Immiticide Shortage Poses a Huge Problem Nationwide

Very interesting posts made regarding the nationwide shortage of immiticide.

“I work at a military installation small animal clinc in Georgia. We have heartworm positive test quite often. I have seen at least 8-12 in the past 6 months. It is really unfortunate. At any rate we too have ZERO Immiticide but we have been starting dogs on the “slow method” as well. We are giving them a combo of Doxy and Heartgard. The amount of Heartgard is increased to 1 chewable every 2 weeks (or twice a month) and the amount of doxy varies on the animal.

BoBo, shown right, heartworm negative after 8 months of slow kill treatment (heartgard and doxy). 

We give the 2 together for several months. With dogs that have been on ZERO Heartgard we start them off with a (free trial) puppy size 1 time, then move them up slowly to the appropriate size one step at a time. So the first time is a puppy size, then 2 weeks later the 26-50 and so on.. if needed to reach the appropriate size for their weight. (I call it a puppy size since it is a free puppy kit we get from the company).

As far as results we have been testing animals 4+ months later and we have seen some that have come back negative after the treatment. As far as cost goes it is fairly cheap because we only serve military and our prices for products are typically cheaper particularly for these products.On a last note, I have also heard that they are administering Immiticide for those “critical” cases that are in need. There is a form of sorts to fill out from the vet who sends it in and can apparently obtain the Immiticide. I haven’t seen any come through our doors that are showing any signs of an immediate need for the Immiticide and we haven’t orderd any that I am aware of. We will have to weather the storm with everyone else I guessOh I forgot! I have heard that the combonation of the 2 meds does something to the digestive tract of the heartworm therefore not allowing it eat or digest properly which then leads it to slowly die… again this is only what I have heard in conversations with other vets. “

Chas loves his Jeep!

But wait, there’s more!  Marjie Wolfe has been working feverishly to get the latest updates!

Read VIN News, Immiticide Supplies Run Dry.
And most important, published Alternative Therapies by the Heartworm Society.
Ivermectin/Doxycycline
In cases where arsenicals are contraindicated and the animal’s overall condition makes standard adulticidal therapy impractical, the use of a monthly ivermectin-based heartworm preventive along with doxycycline could be considered. It has been reported that ivermectin and doxycycline administered periodically over 36 weeks resulted in a 78% reduction in adult worm numbers. Moreover, microfilariae from dogs treated with doxycycline that were ingested by mosquitoes developed into third-stage larvae that appeared to be normal in appearance and motility, but these larvae were not able to develop into adult worms, thus negating the risk of selecting for resistant strains. The administration of doxycycline at 10 mg/kg BID for a 4 week period every three to four months should eliminate most Wolbachia organisms and not allow them to repopulate.”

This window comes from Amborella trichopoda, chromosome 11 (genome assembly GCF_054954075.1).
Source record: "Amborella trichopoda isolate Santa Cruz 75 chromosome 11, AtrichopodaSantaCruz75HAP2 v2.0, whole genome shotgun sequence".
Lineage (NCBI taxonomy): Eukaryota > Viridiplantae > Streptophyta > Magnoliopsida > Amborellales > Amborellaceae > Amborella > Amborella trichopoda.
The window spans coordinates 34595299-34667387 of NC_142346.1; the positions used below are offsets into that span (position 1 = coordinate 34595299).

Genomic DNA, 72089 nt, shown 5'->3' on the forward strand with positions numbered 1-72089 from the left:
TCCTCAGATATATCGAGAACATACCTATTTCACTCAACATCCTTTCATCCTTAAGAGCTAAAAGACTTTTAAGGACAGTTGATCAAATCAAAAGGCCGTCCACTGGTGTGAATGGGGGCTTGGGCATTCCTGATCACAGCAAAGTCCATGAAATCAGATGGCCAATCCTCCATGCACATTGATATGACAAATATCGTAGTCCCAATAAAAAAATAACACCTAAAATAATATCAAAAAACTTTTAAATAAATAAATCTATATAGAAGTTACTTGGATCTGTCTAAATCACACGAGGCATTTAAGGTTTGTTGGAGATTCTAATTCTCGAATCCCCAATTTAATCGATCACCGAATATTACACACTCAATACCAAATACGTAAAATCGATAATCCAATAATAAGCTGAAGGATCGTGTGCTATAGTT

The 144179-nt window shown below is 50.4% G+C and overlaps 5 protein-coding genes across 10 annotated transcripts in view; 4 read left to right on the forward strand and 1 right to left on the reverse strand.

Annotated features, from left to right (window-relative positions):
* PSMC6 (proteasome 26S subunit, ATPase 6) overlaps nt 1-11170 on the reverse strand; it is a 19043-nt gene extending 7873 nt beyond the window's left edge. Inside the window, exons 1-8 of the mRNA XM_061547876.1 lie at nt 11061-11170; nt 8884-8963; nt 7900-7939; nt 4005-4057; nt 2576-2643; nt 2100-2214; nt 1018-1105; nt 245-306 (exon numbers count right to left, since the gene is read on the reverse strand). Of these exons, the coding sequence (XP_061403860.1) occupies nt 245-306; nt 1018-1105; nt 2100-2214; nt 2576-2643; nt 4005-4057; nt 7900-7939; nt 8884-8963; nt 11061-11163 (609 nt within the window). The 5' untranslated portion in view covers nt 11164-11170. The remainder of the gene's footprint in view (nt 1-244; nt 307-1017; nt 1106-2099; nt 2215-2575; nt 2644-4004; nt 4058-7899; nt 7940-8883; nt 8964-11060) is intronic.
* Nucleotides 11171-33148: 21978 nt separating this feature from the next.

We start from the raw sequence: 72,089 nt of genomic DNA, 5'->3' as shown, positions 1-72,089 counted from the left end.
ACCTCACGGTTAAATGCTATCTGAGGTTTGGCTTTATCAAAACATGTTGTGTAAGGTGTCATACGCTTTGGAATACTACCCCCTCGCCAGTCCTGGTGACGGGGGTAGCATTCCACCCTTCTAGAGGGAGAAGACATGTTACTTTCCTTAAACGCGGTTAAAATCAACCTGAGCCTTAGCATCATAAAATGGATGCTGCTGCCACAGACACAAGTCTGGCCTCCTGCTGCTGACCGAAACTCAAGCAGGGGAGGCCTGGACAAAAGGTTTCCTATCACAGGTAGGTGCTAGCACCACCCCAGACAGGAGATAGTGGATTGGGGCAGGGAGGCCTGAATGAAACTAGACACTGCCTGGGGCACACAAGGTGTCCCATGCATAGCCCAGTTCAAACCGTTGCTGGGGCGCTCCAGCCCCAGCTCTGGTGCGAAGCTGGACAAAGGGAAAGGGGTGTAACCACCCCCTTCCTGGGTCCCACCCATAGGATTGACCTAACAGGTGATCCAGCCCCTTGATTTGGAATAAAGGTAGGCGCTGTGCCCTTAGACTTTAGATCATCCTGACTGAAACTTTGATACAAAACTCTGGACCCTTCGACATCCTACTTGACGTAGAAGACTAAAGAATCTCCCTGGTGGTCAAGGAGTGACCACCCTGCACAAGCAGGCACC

Here’s an article from AnnArbor.com  “Current recommendations by the American Heartworm Society are to treat heartwormpositive dogs with a slow-kill method. This method involves continued use of preventative, antibiotics and possibly steroids.”
Shelters and pounds will have no choice but to either change their protocol to adopting out HW+ dogs or they will be put down, with no chance of rescue.
This is unfortunate because the treatment is easily obtainable, affordable and successful.  Shelters and pounds might consider allowing adopters to foster HW+ dogs, while they undergo the slow kill treatment, and adopt once the test results are negative.
New Article Dated 11/22/11 Posted by Dr. Becker.

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1 Comment

  1. This is really important and good information to have and to share. Especially with the many rescue groups that deal with HW+ dogs off and on.

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